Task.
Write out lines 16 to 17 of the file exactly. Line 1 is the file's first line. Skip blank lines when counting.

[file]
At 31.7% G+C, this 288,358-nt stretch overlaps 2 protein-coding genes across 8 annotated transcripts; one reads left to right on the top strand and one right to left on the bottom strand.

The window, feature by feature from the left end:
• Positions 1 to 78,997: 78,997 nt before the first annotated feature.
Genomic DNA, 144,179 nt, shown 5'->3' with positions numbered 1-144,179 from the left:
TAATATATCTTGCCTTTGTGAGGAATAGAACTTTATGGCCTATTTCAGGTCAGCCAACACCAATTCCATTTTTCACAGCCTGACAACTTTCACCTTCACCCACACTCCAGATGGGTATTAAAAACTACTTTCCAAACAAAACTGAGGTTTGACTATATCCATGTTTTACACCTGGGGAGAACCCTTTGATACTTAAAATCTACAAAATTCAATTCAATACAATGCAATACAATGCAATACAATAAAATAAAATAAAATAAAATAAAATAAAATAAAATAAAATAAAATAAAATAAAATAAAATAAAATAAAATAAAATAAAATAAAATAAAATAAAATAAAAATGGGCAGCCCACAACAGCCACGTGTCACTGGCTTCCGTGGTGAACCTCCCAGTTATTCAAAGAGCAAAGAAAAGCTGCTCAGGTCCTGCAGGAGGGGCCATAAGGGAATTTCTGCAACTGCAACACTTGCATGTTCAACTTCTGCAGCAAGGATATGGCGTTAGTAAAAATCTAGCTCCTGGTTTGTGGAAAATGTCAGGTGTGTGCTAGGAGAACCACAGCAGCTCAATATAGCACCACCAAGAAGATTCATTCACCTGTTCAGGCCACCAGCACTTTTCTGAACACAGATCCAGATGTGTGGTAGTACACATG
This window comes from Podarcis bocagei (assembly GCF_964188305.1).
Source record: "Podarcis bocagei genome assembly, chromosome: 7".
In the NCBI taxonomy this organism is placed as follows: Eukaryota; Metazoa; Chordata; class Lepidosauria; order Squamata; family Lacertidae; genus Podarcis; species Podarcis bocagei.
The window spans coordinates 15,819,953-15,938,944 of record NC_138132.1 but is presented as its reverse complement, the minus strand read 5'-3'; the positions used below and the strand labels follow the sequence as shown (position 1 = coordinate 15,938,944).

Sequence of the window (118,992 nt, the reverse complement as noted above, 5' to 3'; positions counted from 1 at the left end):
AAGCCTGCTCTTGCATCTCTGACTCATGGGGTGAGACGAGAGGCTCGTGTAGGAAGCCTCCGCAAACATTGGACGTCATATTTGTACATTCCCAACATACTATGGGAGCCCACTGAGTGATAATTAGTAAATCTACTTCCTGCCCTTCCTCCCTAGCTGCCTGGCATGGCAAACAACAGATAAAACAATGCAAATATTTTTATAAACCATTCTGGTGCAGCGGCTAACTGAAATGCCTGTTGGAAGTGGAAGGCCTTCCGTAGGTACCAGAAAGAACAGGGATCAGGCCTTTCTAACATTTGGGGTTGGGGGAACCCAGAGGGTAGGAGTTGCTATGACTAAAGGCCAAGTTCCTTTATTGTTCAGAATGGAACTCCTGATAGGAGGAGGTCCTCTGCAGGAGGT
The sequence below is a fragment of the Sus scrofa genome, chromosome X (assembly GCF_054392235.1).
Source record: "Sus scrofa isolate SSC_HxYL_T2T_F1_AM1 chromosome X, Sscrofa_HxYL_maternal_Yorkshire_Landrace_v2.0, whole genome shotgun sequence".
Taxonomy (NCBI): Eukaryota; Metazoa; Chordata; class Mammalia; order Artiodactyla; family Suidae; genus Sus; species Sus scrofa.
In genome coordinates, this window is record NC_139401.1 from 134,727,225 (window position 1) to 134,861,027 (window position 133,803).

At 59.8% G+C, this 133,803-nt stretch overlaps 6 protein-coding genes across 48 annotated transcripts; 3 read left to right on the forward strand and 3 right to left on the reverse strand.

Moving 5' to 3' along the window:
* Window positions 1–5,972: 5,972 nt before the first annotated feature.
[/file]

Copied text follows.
At 59.8% G+C, this 133,803-nt stretch overlaps 6 protein-coding genes across 48 annotated transcripts; 3 read left to right on the forward strand and 3 right to left on the reverse strand.

Moving 5' to 3' along the window: